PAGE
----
agreed.
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Old 22-05-2015, 03:00   #194
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Re: Are EPIRBs dead?

Quote:
Originally Posted by transmitterdan View Post
Obviously if you have multiple means of communication you would use any and all of them. But the question is whether an EPIRB is no longer that useful to warrant carriage. Nothing in that story convinces me an EPIRB is useless. And an EPIRB is a dead simple device. Of all distress notification methods I think it has the least number of things that can go wrong.
Indeed.

Job 1 is to get the distress signal through with your position by the most robust means possible, so that you can be as sure as you can be to get rescued.

Job 2 is to communicate, which could help you to avoid abandoning ship, because someone sends a dewatering pump, gives medical advice, etc.


Different systems are better or worse at these different jobs.


Rebel Heart was a failure of all of the two-way comms systems. Thank God he was not relying on these systems for Job 1, as the OP was suggesting.
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Old 22-05-2015, 05:22   #195
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Re: Are EPIRBs dead?

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Originally Posted by Rustic Charm View Post
Well, that's incorrect.

I'm guessing that 'most' that are purchased are manual activated units. But, I'm still waiting to see what people on CF have. In Australia GME and KTI (Safety Alert) seem to sell the most epirbs. Both KTI models are entirely manual. Common GME models are also entirely manuel.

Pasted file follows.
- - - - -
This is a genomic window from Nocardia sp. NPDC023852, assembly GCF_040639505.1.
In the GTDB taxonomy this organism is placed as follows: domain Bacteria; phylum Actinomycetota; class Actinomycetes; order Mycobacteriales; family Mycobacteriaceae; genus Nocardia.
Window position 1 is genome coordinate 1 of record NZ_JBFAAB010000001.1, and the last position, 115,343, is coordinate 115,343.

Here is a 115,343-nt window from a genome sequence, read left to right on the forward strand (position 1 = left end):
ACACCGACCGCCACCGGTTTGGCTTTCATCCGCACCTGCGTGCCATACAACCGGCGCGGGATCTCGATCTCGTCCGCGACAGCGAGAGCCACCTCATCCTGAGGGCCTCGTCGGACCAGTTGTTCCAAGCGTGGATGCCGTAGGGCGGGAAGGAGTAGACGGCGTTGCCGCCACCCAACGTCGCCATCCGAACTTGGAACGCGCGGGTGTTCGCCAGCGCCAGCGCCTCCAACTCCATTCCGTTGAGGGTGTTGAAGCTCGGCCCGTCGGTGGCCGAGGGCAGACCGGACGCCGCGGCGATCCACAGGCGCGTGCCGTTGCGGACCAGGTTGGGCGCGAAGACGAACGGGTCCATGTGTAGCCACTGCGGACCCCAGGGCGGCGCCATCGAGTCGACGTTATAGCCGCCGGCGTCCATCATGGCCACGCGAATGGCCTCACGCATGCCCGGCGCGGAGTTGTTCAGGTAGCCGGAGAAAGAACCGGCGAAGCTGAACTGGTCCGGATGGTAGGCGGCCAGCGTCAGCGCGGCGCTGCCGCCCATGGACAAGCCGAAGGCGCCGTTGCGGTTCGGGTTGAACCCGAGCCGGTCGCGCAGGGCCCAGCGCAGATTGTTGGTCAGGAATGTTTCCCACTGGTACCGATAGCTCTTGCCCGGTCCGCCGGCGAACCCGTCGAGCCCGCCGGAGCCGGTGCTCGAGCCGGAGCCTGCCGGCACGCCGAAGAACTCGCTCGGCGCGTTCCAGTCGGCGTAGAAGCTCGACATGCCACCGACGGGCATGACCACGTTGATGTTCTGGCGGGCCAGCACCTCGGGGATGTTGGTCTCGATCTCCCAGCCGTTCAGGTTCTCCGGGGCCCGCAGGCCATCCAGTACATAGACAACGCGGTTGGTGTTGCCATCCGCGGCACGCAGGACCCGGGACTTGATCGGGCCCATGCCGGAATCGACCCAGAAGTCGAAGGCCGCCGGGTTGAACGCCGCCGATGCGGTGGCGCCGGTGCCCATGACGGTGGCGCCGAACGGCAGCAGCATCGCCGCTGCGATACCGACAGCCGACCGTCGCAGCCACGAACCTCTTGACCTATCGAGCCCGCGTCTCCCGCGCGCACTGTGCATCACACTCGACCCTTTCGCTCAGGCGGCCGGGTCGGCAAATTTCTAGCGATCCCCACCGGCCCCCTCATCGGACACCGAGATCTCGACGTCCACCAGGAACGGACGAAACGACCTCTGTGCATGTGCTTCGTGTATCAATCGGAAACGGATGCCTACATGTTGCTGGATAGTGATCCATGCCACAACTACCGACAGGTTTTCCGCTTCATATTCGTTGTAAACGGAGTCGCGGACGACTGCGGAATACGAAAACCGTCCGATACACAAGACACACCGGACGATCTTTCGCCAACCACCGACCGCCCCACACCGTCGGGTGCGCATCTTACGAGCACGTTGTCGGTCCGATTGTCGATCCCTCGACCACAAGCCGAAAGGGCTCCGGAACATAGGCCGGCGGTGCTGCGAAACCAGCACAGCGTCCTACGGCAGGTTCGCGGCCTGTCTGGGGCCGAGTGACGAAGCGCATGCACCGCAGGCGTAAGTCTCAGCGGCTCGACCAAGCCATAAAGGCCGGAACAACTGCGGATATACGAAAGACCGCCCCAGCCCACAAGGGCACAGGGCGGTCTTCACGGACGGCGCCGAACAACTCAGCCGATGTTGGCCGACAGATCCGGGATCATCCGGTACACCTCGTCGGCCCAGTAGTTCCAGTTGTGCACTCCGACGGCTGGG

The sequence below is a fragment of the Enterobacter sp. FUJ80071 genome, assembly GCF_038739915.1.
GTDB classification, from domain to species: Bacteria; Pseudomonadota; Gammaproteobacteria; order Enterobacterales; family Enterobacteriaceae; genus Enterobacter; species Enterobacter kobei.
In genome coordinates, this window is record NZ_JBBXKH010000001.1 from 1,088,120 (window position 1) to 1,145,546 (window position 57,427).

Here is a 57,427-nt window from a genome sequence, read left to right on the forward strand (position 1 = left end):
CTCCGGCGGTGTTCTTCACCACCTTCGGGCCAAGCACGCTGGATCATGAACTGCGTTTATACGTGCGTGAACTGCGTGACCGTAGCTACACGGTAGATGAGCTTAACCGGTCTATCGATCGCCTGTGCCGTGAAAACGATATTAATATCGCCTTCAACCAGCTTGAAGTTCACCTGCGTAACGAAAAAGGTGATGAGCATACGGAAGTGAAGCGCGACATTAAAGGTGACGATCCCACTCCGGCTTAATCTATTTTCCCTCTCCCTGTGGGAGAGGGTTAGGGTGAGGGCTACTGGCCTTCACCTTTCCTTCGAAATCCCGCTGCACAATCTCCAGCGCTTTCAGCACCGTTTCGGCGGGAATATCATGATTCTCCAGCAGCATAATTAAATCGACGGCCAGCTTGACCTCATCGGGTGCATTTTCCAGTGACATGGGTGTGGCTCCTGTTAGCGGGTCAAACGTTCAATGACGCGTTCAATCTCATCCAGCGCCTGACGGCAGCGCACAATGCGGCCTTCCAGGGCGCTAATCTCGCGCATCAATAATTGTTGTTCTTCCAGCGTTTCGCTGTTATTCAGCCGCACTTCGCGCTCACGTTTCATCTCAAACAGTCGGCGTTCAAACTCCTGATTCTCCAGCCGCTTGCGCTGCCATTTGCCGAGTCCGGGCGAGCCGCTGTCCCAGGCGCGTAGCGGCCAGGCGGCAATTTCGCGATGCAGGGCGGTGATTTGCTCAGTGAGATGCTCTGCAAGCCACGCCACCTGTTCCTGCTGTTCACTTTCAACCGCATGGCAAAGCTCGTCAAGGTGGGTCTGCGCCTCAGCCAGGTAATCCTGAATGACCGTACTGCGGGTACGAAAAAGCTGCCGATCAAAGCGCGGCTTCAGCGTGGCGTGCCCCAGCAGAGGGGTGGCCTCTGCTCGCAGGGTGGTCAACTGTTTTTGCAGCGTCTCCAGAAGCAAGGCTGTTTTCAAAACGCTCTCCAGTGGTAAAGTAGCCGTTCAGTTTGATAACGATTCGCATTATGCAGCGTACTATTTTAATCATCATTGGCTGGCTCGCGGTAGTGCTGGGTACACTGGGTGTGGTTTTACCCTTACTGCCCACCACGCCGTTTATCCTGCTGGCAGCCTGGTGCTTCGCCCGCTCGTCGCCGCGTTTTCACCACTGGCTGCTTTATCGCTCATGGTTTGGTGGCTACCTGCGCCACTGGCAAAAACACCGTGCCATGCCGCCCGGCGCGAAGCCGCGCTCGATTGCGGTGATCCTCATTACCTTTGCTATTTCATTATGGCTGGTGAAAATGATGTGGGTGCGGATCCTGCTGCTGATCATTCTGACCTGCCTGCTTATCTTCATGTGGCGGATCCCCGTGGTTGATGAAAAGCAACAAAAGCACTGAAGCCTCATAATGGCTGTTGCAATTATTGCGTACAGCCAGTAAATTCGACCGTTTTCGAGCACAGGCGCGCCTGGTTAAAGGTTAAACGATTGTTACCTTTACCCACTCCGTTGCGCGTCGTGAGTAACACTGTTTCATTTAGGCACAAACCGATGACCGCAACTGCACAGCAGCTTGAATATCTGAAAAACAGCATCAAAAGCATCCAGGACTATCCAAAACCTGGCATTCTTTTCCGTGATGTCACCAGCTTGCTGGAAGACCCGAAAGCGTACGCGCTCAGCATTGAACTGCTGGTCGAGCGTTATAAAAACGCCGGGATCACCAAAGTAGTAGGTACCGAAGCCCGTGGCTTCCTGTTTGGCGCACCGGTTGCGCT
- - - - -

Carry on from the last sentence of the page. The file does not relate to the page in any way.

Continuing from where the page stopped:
Now, is this the same everywhere else, I simply don't know. I'm open to hearing from others on how many people have a water activated unit. I have three units on my vessel. None are water activated. I also have the older ACR out in my shed and whilst it's hard to read as its been painted over at one stage, it's also entirely manuel.
Here in the US I have not seen one of modern vintage without automatic water activation. I have been told that floating the unit in water is the best way to ensure the signal is maximized. I was told the antenna is designed for maximum radiation when it is just above the water. Whether this is true or not I cannot say. It sounds not quite right to me. But it does make sense that the EPIRB should not be inside the life raft for maximum signal. Humans and life raft material are good attenuators of RF at 400MHz.

I read once about a sad case where the captain was unaware of the water contacts. They kept the EPIRB inside the life raft thus it could not send a distress message.